When University of California President Janet Napolitano launched the Global Food Initiative last year, she and UC’s 10 chancellors announced a bold mission: Harness UC’s people and power to put the university, state and world on a path to sustainably and nutritiously feed themselves.
UC students have stepped up to the challenge. Among the shining stars are members of the first class of UC President’s Global Food Initiative Student Fellows. From enhancing campus gardens and encouraging healthier eating to reducing food waste and making farming more sustainable, these fellows have delved into important issues and laid the groundwork for further student involvement.
Here are some of their stories.
Kate Kaplan, UC Berkeley
How can a UC student get involved in food issues? Kate Kaplan, who became active in student gardening at UC Berkeley, is making it easier for students to find their opportunities. She is using her fellowship to compile information about experiential learning in food systems education within the UC system. Kaplan, who just graduated, is pursuing a career in food — she plans to start a sustainable coffee company.
Ryan Dowdy, UC Davis
California produces over 6 million tons of food waste every year. How can that impact be reduced? Convert food waste into electricity. UC Davis graduate student Ryan Dowdy is trying to do just that with his Global Food Initiative fellowship project. So far, he has found that tomato waste can be used to power microbial fuel cells, which are effectively living batteries that directly convert organic waste into electricity through the use of electron-producing bacteria.
Ankita Raturi, UC Irvine
Ankita Raturi, a UC Irvine graduate student in informatics, has a different take on applying technology to agriculture: Her Global Food Initiative fellowship project is to model the environmental impacts of agricultural systems. She is working to develop an open source environmental assessment tool that can capture the complexity of agricultural systems and help farmers increase their sustainability.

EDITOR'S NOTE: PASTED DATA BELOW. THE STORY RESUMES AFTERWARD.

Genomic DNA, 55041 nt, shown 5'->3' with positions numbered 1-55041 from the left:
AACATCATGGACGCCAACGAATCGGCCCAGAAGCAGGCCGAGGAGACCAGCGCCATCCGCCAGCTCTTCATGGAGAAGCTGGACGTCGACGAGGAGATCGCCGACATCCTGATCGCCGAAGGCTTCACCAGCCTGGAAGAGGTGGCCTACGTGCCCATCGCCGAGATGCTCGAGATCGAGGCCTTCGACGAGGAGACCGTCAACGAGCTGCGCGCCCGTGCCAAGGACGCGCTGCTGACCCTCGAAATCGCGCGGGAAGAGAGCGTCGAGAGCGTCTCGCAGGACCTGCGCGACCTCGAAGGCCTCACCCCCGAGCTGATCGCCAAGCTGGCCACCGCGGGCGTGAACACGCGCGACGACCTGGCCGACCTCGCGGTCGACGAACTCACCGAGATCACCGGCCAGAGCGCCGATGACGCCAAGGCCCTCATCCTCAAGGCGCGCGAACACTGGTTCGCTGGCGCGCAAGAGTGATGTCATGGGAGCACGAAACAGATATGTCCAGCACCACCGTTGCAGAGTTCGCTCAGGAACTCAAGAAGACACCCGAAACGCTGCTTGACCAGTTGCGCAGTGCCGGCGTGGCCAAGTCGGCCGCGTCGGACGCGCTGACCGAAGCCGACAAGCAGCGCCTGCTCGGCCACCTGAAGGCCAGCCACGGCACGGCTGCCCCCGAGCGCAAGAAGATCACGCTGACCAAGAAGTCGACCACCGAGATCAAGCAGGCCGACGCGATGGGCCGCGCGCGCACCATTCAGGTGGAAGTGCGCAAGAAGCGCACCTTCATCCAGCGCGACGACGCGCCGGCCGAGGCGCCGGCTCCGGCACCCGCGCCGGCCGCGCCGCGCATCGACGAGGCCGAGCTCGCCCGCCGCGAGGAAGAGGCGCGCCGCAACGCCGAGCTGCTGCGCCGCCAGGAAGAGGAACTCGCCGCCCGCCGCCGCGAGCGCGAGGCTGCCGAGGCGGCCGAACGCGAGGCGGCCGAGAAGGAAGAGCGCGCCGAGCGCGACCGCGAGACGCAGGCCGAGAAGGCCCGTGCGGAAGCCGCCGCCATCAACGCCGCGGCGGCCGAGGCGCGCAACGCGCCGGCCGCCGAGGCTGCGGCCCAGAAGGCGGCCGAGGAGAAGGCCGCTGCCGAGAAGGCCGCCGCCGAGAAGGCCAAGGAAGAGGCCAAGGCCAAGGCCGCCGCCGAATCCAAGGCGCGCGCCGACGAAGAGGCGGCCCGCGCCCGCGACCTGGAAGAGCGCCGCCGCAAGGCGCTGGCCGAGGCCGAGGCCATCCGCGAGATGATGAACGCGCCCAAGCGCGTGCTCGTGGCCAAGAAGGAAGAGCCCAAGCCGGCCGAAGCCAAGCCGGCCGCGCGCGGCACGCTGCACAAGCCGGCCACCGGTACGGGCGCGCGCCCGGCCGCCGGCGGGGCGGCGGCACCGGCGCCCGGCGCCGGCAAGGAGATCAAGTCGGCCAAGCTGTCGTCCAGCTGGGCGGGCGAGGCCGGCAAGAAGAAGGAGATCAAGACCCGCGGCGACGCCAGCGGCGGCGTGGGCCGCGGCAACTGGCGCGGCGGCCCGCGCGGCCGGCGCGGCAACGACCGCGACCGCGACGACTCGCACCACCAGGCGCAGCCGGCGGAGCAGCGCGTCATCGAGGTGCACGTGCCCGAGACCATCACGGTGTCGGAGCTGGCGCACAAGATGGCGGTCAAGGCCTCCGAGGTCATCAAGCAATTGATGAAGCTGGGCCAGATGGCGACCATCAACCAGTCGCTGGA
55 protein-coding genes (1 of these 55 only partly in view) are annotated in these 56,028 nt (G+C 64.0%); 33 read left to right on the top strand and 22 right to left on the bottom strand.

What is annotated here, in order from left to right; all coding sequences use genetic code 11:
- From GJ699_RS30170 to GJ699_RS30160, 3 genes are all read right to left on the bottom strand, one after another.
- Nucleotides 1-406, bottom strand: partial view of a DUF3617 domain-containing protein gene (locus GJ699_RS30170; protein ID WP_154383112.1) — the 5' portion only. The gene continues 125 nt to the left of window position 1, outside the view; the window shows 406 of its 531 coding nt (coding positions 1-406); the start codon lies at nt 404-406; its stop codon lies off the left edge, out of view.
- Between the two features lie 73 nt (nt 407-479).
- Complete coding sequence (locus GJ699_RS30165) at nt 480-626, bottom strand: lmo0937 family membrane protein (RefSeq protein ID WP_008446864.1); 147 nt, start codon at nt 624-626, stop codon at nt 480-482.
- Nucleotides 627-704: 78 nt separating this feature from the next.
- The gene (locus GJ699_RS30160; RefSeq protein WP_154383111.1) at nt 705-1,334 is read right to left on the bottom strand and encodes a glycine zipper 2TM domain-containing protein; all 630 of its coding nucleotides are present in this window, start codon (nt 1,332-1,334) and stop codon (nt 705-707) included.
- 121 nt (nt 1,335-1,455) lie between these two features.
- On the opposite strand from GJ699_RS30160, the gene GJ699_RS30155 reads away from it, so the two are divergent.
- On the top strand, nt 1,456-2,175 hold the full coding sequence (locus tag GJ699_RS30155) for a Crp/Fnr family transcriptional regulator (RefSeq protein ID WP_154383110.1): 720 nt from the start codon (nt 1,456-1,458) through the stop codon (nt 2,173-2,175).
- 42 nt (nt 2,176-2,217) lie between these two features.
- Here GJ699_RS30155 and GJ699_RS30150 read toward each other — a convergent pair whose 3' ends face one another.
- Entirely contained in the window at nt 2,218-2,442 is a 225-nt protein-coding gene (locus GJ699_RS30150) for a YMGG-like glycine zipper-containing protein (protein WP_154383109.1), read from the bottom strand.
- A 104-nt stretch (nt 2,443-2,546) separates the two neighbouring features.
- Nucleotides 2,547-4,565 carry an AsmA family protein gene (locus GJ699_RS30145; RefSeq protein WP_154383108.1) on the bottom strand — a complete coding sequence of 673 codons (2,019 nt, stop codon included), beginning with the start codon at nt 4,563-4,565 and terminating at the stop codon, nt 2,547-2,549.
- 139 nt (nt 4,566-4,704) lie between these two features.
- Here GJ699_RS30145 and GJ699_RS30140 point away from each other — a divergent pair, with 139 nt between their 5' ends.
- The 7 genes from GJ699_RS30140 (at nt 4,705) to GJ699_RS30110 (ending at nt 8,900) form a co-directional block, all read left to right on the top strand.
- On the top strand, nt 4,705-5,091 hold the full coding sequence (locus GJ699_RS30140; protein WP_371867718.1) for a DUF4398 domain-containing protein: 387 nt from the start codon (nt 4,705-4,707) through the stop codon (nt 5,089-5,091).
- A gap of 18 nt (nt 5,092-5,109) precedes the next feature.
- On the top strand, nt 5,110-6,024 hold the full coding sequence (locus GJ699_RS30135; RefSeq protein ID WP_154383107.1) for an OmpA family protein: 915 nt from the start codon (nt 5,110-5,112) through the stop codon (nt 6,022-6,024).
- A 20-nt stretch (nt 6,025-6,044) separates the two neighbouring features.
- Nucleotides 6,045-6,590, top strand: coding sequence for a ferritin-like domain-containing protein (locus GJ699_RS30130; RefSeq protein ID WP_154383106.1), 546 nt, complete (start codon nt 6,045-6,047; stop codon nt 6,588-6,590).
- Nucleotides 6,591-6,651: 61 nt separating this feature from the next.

Sanna Alas, UCLA
Urban gardening can boost a community’s spirit. Sanna Alas has seen this firsthand while volunteering at Jordan High, an underserved school in Watts. She is helping the students tell their story through film as they turn an abandoned plot of land across the street from the school into a community garden. As a UC Global Food Initiative student fellow, Alas, who just graduated from UCLA, is making a short documentary that focuses on the Jordan High students and other urban gardeners in Los Angeles.
Hoaithi Dang, UC Merced
UC Merced undergraduate student Hoaithi Dang is working on a campaign to promote local food. He wants to educate other undergraduate students on the positive effects of eating local and the cycle of food production. Dang already has made a difference on campus in his first year: His efforts helped provide more than 1,000 reusable water bottles for students, contributing to the reduction of landfill waste.
Dietlinde Heilmayr, UC Riverside
Dietlinde Heilmayr, a UC Riverside graduate student in psychology, is working on a Global Food Initiative fellowship project involving community gardens. Her project focuses on applying the scientific designs and research techniques of health psychology to understand how community gardens improve the health and well-being of individuals and communities. She has been able to conduct research right on campus at the UC Riverside Community Garden.
Jon Schor, UC San Francisco
Jon Schor, an M.D./Ph.D. candidate at UC San Francisco, is developing a mobile app that takes nutritional facts such as the calorie count of a food item and translates that into an equivalent physical activity such as running or lifting weights. He has been working through this summer to enhance the app’s design and features. He hopes to launch a version this fall, perhaps by integrating it with an existing app.
Emilie Wood and Kate Parkinson, UC Santa Barbara
With so much food going to waste, two Global Food Initiative fellows at UC Santa Barbara are assessing the power of communication to influence behavior. Emilie Wood and Kate Parkinson tested two messages for prominent display during weekend brunch periods at the campus’s residential dining facilities to see which would be more effective in cutting waste. They weighed the food waste and have been analyzing the data to determine the results.
Jacqueline Chang, UC ANR
UC Berkeley’s Jacqueline Chang is nurturing her interest in social justice. For her Global Food Initiative fellowship, Chang has been working with UC Agriculture and Natural Resources on a survey to assess student hunger. The project’s goal is to understand issues of food access, use of campus resources, prevalence of food insecurity and consequences of food insecurity among UC students. The survey findings will help inform the use of funding of $75,000 per campus that UC President Janet Napolitano allocated to support food security and access for students.